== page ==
Lo-fi photography: expired film, toy cameras, plastic lenses, Holgas, Dianas, Lomos. The internet is riddled with lo-fi photography, and like all photography there is good and bad. My major issue with lo-fi photography is that so many people seem to be careless in taking pictures, relying on the vignetting, over-saturation, light leaks, and all the other imperfections, for all the interest in their photos. But in the same way that fashionable clothes won’t mask body odor and great presentation doesn’t make food taste any better, so low fidelity doesn’t make a photo good. Not all lo-fi photographers throw all photographic techniques to the wind. There are some very talented photographers who taken very well planned and executed photos, and happen to take them with a toy camera.
I don’t dislike lo-fi photography, I have used pinholes, disposable cameras, expired film, and I even have a Diana adapter for my EOS system. What I don’t like are boring pictures that are praised because of fortuitous imperfections. You will read in the writings of many photographers how annoying it is to hear “what a lucky shot!” or similar expressions giving the camera or pure chance the credit for a good photo. But when the whole basis for the photo is accidental imperfections, is there any talent or skill involved? It may just be chance or the camera that deserve the credit. And the reasons people give for choosing to use one aren’t that solid. I’ve heard many say that they like the effects that are just “too hard to mimic in Photoshop”.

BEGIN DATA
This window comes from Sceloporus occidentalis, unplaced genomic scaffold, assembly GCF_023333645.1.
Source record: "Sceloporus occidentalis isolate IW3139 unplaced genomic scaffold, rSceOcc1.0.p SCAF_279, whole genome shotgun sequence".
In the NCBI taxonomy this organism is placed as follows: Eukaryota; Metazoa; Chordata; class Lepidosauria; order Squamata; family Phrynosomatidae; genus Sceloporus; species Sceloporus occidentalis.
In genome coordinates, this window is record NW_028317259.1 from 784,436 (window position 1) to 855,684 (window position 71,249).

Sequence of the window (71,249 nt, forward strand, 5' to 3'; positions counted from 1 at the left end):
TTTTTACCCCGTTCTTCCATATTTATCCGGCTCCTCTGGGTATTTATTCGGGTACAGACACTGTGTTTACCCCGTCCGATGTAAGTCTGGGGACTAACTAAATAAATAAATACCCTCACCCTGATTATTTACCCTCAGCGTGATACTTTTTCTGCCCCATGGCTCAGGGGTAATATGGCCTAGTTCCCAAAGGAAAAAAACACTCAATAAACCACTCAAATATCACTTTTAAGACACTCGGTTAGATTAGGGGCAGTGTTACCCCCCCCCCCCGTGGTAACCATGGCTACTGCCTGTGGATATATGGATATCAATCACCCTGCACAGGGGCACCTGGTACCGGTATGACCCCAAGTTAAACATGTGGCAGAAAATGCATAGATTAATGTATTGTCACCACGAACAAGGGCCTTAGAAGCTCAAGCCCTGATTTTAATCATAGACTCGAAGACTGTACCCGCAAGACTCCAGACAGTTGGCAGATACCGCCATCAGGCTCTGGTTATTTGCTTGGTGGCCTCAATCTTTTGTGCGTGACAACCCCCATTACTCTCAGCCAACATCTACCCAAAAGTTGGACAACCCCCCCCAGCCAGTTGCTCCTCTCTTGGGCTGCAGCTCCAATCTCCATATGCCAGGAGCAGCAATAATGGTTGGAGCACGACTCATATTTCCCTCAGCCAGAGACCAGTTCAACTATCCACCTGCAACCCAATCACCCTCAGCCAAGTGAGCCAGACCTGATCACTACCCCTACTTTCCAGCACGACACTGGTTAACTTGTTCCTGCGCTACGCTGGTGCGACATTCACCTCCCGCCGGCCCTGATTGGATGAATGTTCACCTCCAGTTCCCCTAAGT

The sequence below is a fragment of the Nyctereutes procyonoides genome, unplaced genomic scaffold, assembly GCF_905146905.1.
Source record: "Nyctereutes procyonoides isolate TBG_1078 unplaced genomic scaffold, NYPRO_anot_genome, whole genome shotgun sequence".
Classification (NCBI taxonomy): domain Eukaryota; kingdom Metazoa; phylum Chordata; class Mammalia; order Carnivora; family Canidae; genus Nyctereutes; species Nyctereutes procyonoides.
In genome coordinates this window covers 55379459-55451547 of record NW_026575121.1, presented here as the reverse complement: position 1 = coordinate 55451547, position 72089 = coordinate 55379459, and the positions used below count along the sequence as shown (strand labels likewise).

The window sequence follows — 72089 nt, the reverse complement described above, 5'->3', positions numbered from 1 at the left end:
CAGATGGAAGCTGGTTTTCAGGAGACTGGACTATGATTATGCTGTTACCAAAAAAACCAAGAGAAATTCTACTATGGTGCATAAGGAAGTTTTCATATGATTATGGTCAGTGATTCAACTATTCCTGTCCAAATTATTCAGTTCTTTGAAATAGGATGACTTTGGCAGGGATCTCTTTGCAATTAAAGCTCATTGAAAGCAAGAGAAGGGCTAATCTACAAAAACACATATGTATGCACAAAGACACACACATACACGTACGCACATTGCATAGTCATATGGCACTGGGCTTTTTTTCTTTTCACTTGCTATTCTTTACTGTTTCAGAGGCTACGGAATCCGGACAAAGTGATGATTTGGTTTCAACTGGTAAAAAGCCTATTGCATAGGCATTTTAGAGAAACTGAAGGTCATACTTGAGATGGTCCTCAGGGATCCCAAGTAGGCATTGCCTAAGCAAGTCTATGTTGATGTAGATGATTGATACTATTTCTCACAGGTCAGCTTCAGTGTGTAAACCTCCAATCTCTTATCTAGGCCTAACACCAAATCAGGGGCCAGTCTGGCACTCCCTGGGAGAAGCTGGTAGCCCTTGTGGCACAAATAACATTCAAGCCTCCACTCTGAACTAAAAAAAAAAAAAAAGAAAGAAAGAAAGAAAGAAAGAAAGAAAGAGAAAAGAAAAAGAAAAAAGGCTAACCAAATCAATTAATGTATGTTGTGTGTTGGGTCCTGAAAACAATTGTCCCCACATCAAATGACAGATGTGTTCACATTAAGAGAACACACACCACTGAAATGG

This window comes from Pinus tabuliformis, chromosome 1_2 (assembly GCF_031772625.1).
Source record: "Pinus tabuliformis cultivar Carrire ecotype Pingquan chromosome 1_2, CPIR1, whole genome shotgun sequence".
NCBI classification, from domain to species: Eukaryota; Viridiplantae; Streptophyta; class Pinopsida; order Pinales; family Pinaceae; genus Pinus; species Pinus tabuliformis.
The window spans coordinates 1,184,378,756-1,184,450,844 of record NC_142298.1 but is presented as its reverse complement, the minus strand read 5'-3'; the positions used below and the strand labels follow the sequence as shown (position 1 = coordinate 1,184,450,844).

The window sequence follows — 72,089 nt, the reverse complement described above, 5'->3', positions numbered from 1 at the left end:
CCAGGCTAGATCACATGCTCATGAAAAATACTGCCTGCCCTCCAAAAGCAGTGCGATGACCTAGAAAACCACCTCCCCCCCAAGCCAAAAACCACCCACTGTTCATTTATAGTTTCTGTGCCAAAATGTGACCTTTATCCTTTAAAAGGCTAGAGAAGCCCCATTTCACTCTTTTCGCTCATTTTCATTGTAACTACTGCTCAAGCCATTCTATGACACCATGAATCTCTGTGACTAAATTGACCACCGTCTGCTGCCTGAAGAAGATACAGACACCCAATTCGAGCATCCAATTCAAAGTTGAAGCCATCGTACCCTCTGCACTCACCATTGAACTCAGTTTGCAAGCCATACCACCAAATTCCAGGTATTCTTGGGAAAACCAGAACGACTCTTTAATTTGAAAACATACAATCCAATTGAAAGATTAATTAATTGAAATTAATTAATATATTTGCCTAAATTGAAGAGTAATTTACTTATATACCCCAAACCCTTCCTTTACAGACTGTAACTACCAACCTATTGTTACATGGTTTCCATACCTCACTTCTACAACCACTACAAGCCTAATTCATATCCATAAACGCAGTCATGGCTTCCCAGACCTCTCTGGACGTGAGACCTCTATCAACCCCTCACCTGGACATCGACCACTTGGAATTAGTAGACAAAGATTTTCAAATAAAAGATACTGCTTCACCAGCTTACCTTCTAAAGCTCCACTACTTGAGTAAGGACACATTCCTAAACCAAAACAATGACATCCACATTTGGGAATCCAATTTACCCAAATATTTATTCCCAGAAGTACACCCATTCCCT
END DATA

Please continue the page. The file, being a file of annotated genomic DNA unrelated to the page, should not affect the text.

Having interesting imperfections is no reason to disregard composition or lighting or any other principle of photography. The same can be said for ‘high’ fidelity photography. Suppose you take a picture with your nice large format SLR, have a really dramatic depth of field, have it nicely lit, but don’t have anything interesting in the photo. You’ve got the same problem. It might be visually pleasing but may not necessarily have any substance. A good photography should be pleasing to look at but should also have some story or interest involved. I think i feel especially strong about this because of the way I view film. I’ve always thought of it as something special and delicate. Something to be handled gently and exposed carefully. I always feel more comfortable when a roll is securely loaded into a strong, hefty camera. Every time I’ve accidentally taken a shot while my lens cap was on I’ve mourned the loss of that frame. Especially with large format when each frame is so much larger and there are only twelve on a roll. Maybe if my budget for processing was higher I’d feel differently…
Lo-fi photography isn’t just for film, but now lo-fi digital photography is gaining in popularity. Just take a look at Apple’s app store and count how many toy camera apps there are. Then there are the low mega-pixel tiny digital cameras that you can find on sites like Photojojo. When I first saw them I was hooked, they are so little and take such neat photos. Then I realized that I’ve already got a lo-fi digital camera with a tiny 3mp sensor, it’s on my cheap phone! While I’d love to get a little Harinezumi 2+++, I can’t reason spending nearly $200 when I’ve already got a camera that is just as low of quality.
Lo-fi photography has its place. If it will help re-introduce film, that’s great. It is a great way to demonstrate that it isn’t the quality of the camera that matters but how it’s taken. But it should also be a cheap medium for photography, not just in quality, but in price. I bought my Yashica-D for about $35 dollars on eBay; it’s a ‘vintage’ camera that takes 120 film, isn’t plastic, and can turn out beautiful photos. I can’t imagine paying more for a plastic camera that I can’t control. But that’s just me… (well, not just me)
(I’d list ones that I feel don’t do a great job but that would just be rude)